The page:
The Effect Of Contextual Interference On Motor Learning Among Healthy Adolescents: A Systematic Review

Main Article Content

Xiaopeng Wang , Borhannudin Abdullah , Shamsulariffin Samsudin


During the beginning of the 1990s, experimental research on the effect of contextual interference was widely carried out, which also brought significant of research profit. Considerable laboratory experiments supported the contextual interference-effect. However, the utility of laboratory-based research has been questioned, and no consistent conclusions were yielded in actual motor learning practices. This review aims to determine the effect of contextual interference (low, moderate, and high level) on actual motor learning under non-laboratory experiments among healthy adolescents. Four academic databases (Web of Science, PubMed, Scopus, and SPORT Discus) were searched systematically with predefined search terms. We selected studies through PICOS and conducted a systematic literature review according to the PRISMA guidelines. Thirteen studies were included, of which 12 were at low risk of bias, while only one was classified as high risk. In general, experience in participants has been shown to improve the contextual interference effect, and limited evidence was presented regarding their age. Results on experimental types (laboratory or non-laboratory) are mixed. Task variations from the different motor programs did not show an effect among children, probably because the task variations were too difficult and exceeded their ability. There is a limitation of high-quality evidence about the contextual interference effect on healthy adolescents under different practices schedules. The results are mainly inconsistent; several studies showed the CI effect, but this cannot be applied to the entire field of motor learning. Further independent studies of the parameters influencing the CI effect are required in future research.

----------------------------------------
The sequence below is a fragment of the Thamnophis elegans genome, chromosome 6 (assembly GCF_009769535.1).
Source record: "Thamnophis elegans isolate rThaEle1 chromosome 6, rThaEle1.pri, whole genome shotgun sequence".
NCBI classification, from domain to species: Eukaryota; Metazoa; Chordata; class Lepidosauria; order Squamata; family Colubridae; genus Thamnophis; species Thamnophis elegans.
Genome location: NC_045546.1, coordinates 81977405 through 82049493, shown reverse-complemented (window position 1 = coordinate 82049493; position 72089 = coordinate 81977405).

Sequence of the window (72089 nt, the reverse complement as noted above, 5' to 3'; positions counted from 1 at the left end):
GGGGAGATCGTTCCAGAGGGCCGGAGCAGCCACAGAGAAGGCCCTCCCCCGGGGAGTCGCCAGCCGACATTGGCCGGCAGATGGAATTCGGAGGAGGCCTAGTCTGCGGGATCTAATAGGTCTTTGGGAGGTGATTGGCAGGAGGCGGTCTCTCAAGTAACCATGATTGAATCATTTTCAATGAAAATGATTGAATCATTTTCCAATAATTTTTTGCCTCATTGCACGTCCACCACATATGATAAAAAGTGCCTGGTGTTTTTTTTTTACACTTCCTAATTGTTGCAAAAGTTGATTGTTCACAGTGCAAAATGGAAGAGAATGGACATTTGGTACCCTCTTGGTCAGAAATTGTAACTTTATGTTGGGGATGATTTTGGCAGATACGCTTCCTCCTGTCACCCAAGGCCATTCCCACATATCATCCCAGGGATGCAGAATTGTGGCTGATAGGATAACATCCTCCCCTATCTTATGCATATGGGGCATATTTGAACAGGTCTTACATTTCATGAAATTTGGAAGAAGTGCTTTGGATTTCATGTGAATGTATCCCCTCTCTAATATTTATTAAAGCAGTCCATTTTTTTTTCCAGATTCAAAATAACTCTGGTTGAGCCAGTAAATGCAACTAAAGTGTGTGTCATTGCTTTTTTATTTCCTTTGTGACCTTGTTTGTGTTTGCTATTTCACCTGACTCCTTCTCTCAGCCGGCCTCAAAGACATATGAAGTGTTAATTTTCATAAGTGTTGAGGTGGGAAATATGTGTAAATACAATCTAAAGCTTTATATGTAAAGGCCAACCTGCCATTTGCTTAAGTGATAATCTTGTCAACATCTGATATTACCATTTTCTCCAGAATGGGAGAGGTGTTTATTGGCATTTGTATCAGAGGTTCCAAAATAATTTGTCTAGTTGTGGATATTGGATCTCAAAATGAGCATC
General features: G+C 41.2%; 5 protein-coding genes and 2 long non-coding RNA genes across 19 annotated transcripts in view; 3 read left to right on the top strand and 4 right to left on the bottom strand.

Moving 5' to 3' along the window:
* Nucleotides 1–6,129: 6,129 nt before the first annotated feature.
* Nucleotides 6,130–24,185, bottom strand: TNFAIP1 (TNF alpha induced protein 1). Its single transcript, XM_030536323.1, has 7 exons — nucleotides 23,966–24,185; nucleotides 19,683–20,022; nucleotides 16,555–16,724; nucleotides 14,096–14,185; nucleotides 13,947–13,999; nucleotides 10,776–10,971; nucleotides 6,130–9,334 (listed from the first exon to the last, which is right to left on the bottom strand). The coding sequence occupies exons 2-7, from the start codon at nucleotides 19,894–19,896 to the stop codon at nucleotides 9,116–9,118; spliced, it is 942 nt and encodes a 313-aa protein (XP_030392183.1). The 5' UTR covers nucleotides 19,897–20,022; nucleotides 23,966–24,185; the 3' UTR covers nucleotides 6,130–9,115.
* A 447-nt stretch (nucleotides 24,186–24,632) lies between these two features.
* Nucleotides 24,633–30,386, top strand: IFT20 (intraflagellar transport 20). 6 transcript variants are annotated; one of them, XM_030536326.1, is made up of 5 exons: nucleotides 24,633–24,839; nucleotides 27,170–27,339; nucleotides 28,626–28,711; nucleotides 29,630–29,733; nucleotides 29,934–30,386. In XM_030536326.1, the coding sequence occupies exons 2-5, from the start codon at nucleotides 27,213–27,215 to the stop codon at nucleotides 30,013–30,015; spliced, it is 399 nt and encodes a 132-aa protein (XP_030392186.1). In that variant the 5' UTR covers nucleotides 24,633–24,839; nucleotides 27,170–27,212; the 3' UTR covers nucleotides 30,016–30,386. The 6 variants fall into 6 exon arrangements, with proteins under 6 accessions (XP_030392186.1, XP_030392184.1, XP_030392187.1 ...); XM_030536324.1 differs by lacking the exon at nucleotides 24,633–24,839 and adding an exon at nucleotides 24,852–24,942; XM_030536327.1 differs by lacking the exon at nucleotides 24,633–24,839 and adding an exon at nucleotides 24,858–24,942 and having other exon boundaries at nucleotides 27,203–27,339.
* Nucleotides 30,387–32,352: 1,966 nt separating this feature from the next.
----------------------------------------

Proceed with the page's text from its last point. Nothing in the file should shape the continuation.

Article Details